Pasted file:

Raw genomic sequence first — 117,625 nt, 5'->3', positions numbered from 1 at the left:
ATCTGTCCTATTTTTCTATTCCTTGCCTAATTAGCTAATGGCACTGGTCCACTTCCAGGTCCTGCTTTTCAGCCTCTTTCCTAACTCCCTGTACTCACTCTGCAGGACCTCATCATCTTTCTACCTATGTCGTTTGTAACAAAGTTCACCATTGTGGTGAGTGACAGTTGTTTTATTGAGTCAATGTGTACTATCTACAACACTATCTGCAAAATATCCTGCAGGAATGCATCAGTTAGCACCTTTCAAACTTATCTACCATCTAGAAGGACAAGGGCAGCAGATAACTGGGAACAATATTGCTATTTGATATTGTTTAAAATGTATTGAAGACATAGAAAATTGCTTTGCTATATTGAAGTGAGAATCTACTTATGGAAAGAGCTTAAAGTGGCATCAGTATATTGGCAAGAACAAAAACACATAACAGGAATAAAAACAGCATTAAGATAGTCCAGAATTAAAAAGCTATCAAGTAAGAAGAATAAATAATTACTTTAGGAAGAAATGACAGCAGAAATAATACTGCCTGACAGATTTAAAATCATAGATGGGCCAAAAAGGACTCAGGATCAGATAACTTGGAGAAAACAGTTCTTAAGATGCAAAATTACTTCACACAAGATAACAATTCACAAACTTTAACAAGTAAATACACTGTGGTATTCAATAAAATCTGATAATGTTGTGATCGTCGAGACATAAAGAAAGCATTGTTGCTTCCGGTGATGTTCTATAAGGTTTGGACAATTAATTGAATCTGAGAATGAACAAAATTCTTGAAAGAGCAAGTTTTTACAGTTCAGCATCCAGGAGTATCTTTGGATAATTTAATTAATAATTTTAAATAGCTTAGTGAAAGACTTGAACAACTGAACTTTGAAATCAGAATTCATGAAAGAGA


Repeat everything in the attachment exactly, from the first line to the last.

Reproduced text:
Raw genomic sequence first — 117,625 nt, 5'->3', positions numbered from 1 at the left:
ATCTGTCCTATTTTTCTATTCCTTGCCTAATTAGCTAATGGCACTGGTCCACTTCCAGGTCCTGCTTTTCAGCCTCTTTCCTAACTCCCTGTACTCACTCTGCAGGACCTCATCATCTTTCTACCTATGTCGTTTGTAACAAAGTTCACCATTGTGGTGAGTGACAGTTGTTTTATTGAGTCAATGTGTACTATCTACAACACTATCTGCAAAATATCCTGCAGGAATGCATCAGTTAGCACCTTTCAAACTTATCTACCATCTAGAAGGACAAGGGCAGCAGATAACTGGGAACAATATTGCTATTTGATATTGTTTAAAATGTATTGAAGACATAGAAAATTGCTTTGCTATATTGAAGTGAGAATCTACTTATGGAAAGAGCTTAAAGTGGCATCAGTATATTGGCAAGAACAAAAACACATAACAGGAATAAAAACAGCATTAAGATAGTCCAGAATTAAAAAGCTATCAAGTAAGAAGAATAAATAATTACTTTAGGAAGAAATGACAGCAGAAATAATACTGCCTGACAGATTTAAAATCATAGATGGGCCAAAAAGGACTCAGGATCAGATAACTTGGAGAAAACAGTTCTTAAGATGCAAAATTACTTCACACAAGATAACAATTCACAAACTTTAACAAGTAAATACACTGTGGTATTCAATAAAATCTGATAATGTTGTGATCGTCGAGACATAAAGAAAGCATTGTTGCTTCCGGTGATGTTCTATAAGGTTTGGACAATTAATTGAATCTGAGAATGAACAAAATTCTTGAAAGAGCAAGTTTTTACAGTTCAGCATCCAGGAGTATCTTTGGATAATTTAATTAATAATTTTAAATAGCTTAGTGAAAGACTTGAACAACTGAACTTTGAAATCAGAATTCATGAAAGAGA